ING Economics: "French GDP stagnates in 1Q, hit by household consumption"

USD/JPY Tops Majors in Past Month; Strong Verbal Intervention from Japan's Ministry of Finance as Resistance Nears

Weak domestic demand brought French growth to a halt in the first quarter, a worse result than expected. The outlook for the next few quarters is hardly more dynamic

Source: iStock

GDP stagnated in 1Q

France's economic growth came to a halt in the first quarter, posting a 0% quarterly variation after 0.8% in the fourth quarter of 2021. Unlike the US, where the fall in GDP in the first quarter is linked to weak foreign demand, it is domestic demand that is falling in France, detracting 0.6 percentage points from GDP growth. Within domestic demand, it is above all household consumption that is clearly down, with a drop of 1.3% over the quarter on the back of high inflation and pessimism linked to the war in Ukraine. Gross fixed capital formation continues to grow, albeit slightly (+0.2%). Foreign trade also continues to grow, but at a slower pace than at the end of 2021, thanks in particular to a rebound in exports of transport equipment following the delivery of a cruise ship. Exports (+1.5% over the quarter) are growing faster than imports (+1.1), allowing foreign trade to make a positive contribution to economic growth (+0.1 point). Inventories also contributed 0.4% over the quarter, thus avoiding a contraction of the French economy. Finally, it should be noted that the total production of goods and services continues to increase in 1Q, but at a less dynamic pace than the previous quarter (+0.5% from +1.0%).

Overall, these figures are worse than expected (the Reuters consensus was for +0.3% for the quarter). While 2021 had seen a more dynamic economic performance than hoped for, 2022 has started with a more significant slowdown than expected. This slowdown does not bode well for the future.

More quarters of stagnation to come

For the coming quarters, the growth outlook is not very bright. The sharp rise in inflation, which is now spreading more and more widely throughout the economy, is weighing on household incomes. This is compounded by household pessimism, illustrated by the sharp fall in consumer confidence in March and the fact that it did not recover in April. These two elements are likely to further dampen household demand. This drop in household demand will also start to be felt by companies, which will be less able to pass on the cost increases they are facing in their selling prices. There is therefore a risk of a deterioration in business confidence, which until now had held up rather well despite the shock of the war. In addition, the situation in China should weigh on production lines, complicating the supply of inputs and disrupting production in the coming months, but also on French exports. French economic growth is therefore likely to remain weak. Although none of these factors is sufficient to tip the French economy completely into recession, the combination of all of them at the same time drastically increases the risk of one or two quarters of negative growth for the rest of the year. We expect a weak growth situation for the next few quarters, with a second quarter probably close to 0% quarter-on-quarter and the second part of the year showing quarterly growth rates of around 0.4%. Ultimately, the French economy is expected to grow by 2.7% for the year as a whole, a weak figure if we consider the carry-over effect of the strong end of 2021 (2.4%).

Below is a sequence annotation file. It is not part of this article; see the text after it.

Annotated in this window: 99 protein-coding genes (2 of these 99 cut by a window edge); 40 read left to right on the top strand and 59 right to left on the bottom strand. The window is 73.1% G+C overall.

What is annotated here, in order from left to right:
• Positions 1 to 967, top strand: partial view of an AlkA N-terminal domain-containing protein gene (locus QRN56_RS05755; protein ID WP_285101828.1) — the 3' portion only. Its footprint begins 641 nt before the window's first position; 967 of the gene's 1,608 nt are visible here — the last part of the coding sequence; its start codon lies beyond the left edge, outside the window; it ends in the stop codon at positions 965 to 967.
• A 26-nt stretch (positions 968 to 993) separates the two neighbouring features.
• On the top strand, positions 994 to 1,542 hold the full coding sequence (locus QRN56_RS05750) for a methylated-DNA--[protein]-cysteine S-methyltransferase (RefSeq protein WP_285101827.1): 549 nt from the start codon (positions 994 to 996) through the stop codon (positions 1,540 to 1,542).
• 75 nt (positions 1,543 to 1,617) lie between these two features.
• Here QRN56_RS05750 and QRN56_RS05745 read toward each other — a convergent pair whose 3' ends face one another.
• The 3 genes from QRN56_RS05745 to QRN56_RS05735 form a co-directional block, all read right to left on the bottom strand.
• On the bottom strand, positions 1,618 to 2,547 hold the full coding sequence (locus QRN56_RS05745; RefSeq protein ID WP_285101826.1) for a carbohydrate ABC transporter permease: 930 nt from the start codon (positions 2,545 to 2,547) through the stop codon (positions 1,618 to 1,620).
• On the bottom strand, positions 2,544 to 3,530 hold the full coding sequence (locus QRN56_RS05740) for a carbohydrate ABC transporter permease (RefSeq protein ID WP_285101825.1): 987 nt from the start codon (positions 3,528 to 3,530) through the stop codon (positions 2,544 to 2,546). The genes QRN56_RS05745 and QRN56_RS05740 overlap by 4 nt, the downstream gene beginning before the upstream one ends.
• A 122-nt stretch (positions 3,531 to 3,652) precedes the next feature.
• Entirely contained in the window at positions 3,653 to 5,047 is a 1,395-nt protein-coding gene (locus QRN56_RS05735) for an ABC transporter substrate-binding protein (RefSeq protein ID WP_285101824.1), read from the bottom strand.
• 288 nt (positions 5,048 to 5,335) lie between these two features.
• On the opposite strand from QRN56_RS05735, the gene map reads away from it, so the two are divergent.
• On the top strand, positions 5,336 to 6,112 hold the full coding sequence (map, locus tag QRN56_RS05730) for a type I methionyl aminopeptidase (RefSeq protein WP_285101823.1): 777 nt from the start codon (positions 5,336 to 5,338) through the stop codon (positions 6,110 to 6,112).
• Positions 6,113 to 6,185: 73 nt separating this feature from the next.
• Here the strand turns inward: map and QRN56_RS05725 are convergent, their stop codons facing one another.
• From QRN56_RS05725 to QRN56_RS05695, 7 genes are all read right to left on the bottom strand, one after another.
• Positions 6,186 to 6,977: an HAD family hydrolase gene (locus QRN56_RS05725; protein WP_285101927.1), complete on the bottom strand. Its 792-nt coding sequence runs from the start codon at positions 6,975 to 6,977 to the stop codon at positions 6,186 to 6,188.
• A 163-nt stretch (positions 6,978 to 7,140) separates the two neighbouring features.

GDP France Eurozone Consumption

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USD/JPY Tops Majors in Past Month; Strong Verbal Intervention from Japan's Ministry of Finance as Resistance Nears

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